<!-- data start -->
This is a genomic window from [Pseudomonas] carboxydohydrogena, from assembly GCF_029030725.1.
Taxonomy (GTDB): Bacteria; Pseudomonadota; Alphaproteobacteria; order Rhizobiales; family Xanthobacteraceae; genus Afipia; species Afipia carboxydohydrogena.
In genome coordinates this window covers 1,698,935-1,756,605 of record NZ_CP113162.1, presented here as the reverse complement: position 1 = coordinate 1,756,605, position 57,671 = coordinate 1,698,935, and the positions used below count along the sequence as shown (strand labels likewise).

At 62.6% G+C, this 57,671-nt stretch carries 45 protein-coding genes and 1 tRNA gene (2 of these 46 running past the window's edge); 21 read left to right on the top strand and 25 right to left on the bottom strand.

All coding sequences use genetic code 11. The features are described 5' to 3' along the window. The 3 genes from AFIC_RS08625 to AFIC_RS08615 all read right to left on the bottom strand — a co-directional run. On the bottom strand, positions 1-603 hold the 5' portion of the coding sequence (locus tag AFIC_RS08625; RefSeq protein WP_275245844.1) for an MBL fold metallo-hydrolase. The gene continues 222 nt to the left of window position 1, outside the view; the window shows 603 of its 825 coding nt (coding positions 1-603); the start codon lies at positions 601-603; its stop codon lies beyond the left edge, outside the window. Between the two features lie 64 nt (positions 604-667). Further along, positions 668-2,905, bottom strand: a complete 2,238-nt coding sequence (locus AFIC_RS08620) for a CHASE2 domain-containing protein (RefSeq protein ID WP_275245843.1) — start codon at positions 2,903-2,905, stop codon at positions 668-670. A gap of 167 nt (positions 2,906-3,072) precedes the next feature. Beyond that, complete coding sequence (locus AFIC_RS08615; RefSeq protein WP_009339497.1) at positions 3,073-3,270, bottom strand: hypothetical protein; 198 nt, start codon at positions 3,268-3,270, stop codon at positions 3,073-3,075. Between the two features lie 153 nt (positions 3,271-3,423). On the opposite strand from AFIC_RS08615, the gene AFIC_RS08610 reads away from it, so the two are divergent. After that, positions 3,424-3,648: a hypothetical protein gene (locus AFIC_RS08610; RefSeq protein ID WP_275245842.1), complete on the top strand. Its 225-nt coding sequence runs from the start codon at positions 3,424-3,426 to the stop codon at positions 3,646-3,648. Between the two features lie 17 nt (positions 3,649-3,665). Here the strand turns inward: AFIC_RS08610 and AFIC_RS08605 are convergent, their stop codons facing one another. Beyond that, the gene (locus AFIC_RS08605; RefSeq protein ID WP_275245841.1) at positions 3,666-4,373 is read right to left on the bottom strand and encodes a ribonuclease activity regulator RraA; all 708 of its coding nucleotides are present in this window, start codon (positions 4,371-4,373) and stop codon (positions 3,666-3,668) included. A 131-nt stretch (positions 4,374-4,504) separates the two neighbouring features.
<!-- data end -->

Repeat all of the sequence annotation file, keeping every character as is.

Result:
This is a genomic window from [Pseudomonas] carboxydohydrogena, from assembly GCF_029030725.1.
Taxonomy (GTDB): Bacteria; Pseudomonadota; Alphaproteobacteria; order Rhizobiales; family Xanthobacteraceae; genus Afipia; species Afipia carboxydohydrogena.
In genome coordinates this window covers 1,698,935-1,756,605 of record NZ_CP113162.1, presented here as the reverse complement: position 1 = coordinate 1,756,605, position 57,671 = coordinate 1,698,935, and the positions used below count along the sequence as shown (strand labels likewise).

At 62.6% G+C, this 57,671-nt stretch carries 45 protein-coding genes and 1 tRNA gene (2 of these 46 running past the window's edge); 21 read left to right on the top strand and 25 right to left on the bottom strand.

All coding sequences use genetic code 11. The features are described 5' to 3' along the window. The 3 genes from AFIC_RS08625 to AFIC_RS08615 all read right to left on the bottom strand — a co-directional run. On the bottom strand, positions 1-603 hold the 5' portion of the coding sequence (locus tag AFIC_RS08625; RefSeq protein WP_275245844.1) for an MBL fold metallo-hydrolase. The gene continues 222 nt to the left of window position 1, outside the view; the window shows 603 of its 825 coding nt (coding positions 1-603); the start codon lies at positions 601-603; its stop codon lies beyond the left edge, outside the window. Between the two features lie 64 nt (positions 604-667). Further along, positions 668-2,905, bottom strand: a complete 2,238-nt coding sequence (locus AFIC_RS08620) for a CHASE2 domain-containing protein (RefSeq protein ID WP_275245843.1) — start codon at positions 2,903-2,905, stop codon at positions 668-670. A gap of 167 nt (positions 2,906-3,072) precedes the next feature. Beyond that, complete coding sequence (locus AFIC_RS08615; RefSeq protein WP_009339497.1) at positions 3,073-3,270, bottom strand: hypothetical protein; 198 nt, start codon at positions 3,268-3,270, stop codon at positions 3,073-3,075. Between the two features lie 153 nt (positions 3,271-3,423). On the opposite strand from AFIC_RS08615, the gene AFIC_RS08610 reads away from it, so the two are divergent. After that, positions 3,424-3,648: a hypothetical protein gene (locus AFIC_RS08610; RefSeq protein ID WP_275245842.1), complete on the top strand. Its 225-nt coding sequence runs from the start codon at positions 3,424-3,426 to the stop codon at positions 3,646-3,648. Between the two features lie 17 nt (positions 3,649-3,665). Here the strand turns inward: AFIC_RS08610 and AFIC_RS08605 are convergent, their stop codons facing one another. Beyond that, the gene (locus AFIC_RS08605; RefSeq protein ID WP_275245841.1) at positions 3,666-4,373 is read right to left on the bottom strand and encodes a ribonuclease activity regulator RraA; all 708 of its coding nucleotides are present in this window, start codon (positions 4,371-4,373) and stop codon (positions 3,666-3,668) included. A 131-nt stretch (positions 4,374-4,504) separates the two neighbouring features.